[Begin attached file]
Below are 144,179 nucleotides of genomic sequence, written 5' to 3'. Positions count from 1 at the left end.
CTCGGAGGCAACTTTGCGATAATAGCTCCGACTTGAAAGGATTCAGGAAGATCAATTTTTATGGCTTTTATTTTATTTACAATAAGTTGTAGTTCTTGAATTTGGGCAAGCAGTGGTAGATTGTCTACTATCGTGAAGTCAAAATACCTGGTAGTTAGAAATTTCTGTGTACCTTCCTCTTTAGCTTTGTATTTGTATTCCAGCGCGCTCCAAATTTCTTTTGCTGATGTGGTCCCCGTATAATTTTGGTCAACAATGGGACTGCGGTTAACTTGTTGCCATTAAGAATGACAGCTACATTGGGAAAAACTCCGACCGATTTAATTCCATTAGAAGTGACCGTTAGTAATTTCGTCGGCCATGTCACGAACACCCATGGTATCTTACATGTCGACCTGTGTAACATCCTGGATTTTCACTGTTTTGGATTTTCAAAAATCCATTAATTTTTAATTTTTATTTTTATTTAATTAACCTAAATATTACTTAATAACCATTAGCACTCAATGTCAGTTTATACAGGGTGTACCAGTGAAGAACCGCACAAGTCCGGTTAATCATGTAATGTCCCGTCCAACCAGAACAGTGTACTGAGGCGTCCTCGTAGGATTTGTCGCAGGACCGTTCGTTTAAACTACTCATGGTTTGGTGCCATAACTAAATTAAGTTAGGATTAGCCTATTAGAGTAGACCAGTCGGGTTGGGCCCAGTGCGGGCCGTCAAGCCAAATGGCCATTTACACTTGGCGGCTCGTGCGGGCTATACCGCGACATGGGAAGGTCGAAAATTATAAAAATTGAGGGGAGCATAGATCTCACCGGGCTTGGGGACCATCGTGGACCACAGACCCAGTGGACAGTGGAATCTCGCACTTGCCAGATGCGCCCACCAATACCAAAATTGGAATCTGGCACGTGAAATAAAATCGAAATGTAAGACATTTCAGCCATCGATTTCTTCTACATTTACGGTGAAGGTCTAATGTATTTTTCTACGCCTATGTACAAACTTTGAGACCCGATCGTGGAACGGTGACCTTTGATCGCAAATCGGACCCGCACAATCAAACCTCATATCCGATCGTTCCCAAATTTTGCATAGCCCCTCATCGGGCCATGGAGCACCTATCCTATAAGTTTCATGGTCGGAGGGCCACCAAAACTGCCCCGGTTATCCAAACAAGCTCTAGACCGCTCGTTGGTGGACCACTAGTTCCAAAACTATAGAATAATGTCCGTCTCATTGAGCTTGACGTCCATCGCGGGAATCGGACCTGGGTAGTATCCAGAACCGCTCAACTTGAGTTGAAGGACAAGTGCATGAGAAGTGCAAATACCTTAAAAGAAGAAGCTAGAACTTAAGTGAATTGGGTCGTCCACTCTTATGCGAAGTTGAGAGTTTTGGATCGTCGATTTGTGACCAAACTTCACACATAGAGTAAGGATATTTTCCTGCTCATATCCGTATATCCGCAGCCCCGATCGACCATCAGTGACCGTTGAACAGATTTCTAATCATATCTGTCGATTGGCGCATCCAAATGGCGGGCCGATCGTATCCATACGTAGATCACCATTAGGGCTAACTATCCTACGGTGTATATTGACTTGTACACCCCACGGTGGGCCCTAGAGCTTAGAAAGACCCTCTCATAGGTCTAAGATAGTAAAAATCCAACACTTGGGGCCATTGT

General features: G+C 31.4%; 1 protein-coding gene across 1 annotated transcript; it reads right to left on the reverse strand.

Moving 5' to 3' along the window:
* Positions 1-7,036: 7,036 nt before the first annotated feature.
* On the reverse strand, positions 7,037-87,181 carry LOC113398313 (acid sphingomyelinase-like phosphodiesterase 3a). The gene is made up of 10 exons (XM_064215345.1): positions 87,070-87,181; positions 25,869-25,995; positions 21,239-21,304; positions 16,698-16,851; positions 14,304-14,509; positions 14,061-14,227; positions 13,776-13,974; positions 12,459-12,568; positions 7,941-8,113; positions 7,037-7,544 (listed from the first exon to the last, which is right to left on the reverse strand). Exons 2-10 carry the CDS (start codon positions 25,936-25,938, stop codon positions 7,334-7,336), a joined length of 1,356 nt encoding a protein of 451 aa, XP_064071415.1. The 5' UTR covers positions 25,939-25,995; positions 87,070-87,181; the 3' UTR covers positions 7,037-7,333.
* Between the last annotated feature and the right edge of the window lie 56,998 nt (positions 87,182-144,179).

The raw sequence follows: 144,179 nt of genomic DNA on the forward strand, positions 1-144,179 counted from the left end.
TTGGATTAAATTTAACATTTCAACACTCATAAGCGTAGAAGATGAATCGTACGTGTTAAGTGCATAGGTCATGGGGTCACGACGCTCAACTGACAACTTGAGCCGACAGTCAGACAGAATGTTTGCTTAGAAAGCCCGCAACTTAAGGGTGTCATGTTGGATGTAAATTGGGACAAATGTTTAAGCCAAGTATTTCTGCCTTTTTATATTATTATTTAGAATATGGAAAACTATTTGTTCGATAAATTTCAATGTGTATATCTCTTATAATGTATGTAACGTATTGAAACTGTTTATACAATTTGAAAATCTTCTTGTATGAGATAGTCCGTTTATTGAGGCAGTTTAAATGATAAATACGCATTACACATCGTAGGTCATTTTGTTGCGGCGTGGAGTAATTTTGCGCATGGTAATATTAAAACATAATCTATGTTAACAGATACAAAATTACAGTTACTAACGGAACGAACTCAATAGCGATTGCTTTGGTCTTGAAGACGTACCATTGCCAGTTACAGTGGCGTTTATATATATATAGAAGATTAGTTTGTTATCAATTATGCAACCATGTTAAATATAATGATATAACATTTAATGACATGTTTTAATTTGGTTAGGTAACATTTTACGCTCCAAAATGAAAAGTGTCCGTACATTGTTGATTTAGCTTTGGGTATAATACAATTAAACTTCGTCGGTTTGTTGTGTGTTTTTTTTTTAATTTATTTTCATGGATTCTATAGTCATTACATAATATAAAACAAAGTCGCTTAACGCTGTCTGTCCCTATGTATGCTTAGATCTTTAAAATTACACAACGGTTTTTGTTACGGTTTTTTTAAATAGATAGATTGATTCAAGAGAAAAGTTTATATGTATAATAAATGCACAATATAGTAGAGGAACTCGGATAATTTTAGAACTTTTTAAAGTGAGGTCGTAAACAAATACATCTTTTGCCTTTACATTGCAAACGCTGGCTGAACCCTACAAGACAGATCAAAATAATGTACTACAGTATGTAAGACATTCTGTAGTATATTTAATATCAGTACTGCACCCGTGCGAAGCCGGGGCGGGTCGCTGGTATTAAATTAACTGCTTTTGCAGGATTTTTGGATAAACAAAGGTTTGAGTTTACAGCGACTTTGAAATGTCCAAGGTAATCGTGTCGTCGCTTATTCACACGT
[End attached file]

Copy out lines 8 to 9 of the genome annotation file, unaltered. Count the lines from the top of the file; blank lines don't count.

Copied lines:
The raw sequence follows: 144,179 nt of genomic DNA on the forward strand, positions 1-144,179 counted from the left end.
TTGGATTAAATTTAACATTTCAACACTCATAAGCGTAGAAGATGAATCGTACGTGTTAAGTGCATAGGTCATGGGGTCACGACGCTCAACTGACAACTTGAGCCGACAGTCAGACAGAATGTTTGCTTAGAAAGCCCGCAACTTAAGGGTGTCATGTTGGATGTAAATTGGGACAAATGTTTAAGCCAAGTATTTCTGCCTTTTTATATTATTATTTAGAATATGGAAAACTATTTGTTCGATAAATTTCAATGTGTATATCTCTTATAATGTATGTAACGTATTGAAACTGTTTATACAATTTGAAAATCTTCTTGTATGAGATAGTCCGTTTATTGAGGCAGTTTAAATGATAAATACGCATTACACATCGTAGGTCATTTTGTTGCGGCGTGGAGTAATTTTGCGCATGGTAATATTAAAACATAATCTATGTTAACAGATACAAAATTACAGTTACTAACGGAACGAACTCAATAGCGATTGCTTTGGTCTTGAAGACGTACCATTGCCAGTTACAGTGGCGTTTATATATATATAGAAGATTAGTTTGTTATCAATTATGCAACCATGTTAAATATAATGATATAACATTTAATGACATGTTTTAATTTGGTTAGGTAACATTTTACGCTCCAAAATGAAAAGTGTCCGTACATTGTTGATTTAGCTTTGGGTATAATACAATTAAACTTCGTCGGTTTGTTGTGTGTTTTTTTTTTAATTTATTTTCATGGATTCTATAGTCATTACATAATATAAAACAAAGTCGCTTAACGCTGTCTGTCCCTATGTATGCTTAGATCTTTAAAATTACACAACGGTTTTTGTTACGGTTTTTTTAAATAGATAGATTGATTCAAGAGAAAAGTTTATATGTATAATAAATGCACAATATAGTAGAGGAACTCGGATAATTTTAGAACTTTTTAAAGTGAGGTCGTAAACAAATACATCTTTTGCCTTTACATTGCAAACGCTGGCTGAACCCTACAAGACAGATCAAAATAATGTACTACAGTATGTAAGACATTCTGTAGTATATTTAATATCAGTACTGCACCCGTGCGAAGCCGGGGCGGGTCGCTGGTATTAAATTAACTGCTTTTGCAGGATTTTTGGATAAACAAAGGTTTGAGTTTACAGCGACTTTGAAATGTCCAAGGTAATCGTGTCGTCGCTTATTCACACGT